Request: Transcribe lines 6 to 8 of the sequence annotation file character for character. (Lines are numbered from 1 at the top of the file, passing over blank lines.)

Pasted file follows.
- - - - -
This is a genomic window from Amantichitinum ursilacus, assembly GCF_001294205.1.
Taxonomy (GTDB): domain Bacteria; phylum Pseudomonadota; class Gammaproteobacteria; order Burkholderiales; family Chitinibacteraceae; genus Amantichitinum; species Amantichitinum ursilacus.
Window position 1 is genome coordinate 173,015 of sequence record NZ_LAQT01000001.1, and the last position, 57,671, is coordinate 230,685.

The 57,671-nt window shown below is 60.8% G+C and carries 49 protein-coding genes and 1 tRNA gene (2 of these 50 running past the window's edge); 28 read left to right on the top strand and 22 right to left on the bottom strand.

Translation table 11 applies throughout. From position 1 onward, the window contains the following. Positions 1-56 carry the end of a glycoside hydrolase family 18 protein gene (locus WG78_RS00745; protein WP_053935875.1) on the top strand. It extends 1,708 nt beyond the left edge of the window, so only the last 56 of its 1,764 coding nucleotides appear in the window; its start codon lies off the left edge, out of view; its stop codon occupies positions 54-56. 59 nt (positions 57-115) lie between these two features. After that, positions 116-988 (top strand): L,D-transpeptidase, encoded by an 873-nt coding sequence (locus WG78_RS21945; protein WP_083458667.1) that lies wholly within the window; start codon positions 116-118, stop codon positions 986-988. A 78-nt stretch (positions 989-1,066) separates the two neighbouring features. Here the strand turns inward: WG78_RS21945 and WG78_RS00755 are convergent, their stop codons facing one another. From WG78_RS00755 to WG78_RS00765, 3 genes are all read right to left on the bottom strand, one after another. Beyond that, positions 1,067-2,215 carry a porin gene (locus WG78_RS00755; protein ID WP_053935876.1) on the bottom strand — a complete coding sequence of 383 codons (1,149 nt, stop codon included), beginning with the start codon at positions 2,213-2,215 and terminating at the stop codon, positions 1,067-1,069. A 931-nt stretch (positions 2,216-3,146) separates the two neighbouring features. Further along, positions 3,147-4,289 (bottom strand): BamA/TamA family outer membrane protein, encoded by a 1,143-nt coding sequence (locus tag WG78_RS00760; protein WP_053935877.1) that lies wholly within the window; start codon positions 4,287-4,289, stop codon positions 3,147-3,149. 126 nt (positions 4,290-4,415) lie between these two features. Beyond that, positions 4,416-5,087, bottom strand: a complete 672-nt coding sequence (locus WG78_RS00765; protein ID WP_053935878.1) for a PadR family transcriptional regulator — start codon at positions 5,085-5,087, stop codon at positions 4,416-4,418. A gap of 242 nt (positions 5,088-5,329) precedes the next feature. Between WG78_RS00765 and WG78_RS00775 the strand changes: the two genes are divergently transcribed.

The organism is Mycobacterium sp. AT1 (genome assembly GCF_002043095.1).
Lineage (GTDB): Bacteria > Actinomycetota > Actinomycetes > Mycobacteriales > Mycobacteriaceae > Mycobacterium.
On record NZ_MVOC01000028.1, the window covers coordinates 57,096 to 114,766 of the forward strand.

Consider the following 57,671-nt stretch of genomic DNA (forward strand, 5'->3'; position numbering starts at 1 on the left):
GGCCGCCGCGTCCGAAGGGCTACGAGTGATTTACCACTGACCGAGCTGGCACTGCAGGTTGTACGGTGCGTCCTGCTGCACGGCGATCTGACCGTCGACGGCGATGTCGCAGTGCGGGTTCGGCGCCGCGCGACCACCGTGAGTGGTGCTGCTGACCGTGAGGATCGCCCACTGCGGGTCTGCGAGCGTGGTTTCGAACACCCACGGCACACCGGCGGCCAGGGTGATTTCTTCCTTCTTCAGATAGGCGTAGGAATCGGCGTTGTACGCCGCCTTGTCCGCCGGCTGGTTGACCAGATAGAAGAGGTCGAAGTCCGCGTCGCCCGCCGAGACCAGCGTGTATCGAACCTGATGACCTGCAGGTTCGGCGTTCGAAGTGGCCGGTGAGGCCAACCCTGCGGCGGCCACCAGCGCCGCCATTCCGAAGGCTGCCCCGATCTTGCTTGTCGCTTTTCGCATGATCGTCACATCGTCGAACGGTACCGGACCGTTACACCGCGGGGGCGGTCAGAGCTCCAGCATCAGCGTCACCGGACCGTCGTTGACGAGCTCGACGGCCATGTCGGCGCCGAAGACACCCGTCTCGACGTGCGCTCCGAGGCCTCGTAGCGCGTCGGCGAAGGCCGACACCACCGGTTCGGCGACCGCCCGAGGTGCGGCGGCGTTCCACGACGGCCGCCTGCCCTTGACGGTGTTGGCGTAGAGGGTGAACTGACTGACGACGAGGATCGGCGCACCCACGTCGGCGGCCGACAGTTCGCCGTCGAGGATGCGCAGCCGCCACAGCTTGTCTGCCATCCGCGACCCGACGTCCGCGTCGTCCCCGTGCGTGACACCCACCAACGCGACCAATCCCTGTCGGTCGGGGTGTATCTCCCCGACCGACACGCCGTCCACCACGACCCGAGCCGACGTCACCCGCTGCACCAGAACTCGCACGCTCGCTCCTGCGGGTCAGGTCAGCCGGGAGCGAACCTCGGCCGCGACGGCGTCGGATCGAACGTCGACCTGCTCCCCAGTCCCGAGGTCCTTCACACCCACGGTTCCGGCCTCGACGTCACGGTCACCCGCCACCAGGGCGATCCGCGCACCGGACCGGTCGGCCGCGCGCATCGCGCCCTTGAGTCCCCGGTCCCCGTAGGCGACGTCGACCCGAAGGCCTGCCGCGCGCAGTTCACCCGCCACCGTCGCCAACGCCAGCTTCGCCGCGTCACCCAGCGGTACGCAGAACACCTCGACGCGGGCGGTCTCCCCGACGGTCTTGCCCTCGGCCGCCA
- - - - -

The organism is Mycobacterium sp. AT1 (genome assembly GCF_002043095.1).
Lineage (GTDB): Bacteria > Actinomycetota > Actinomycetes > Mycobacteriales > Mycobacteriaceae > Mycobacterium.
On record NZ_MVOC01000028.1, the window covers coordinates 57,096 to 114,766 of the forward strand.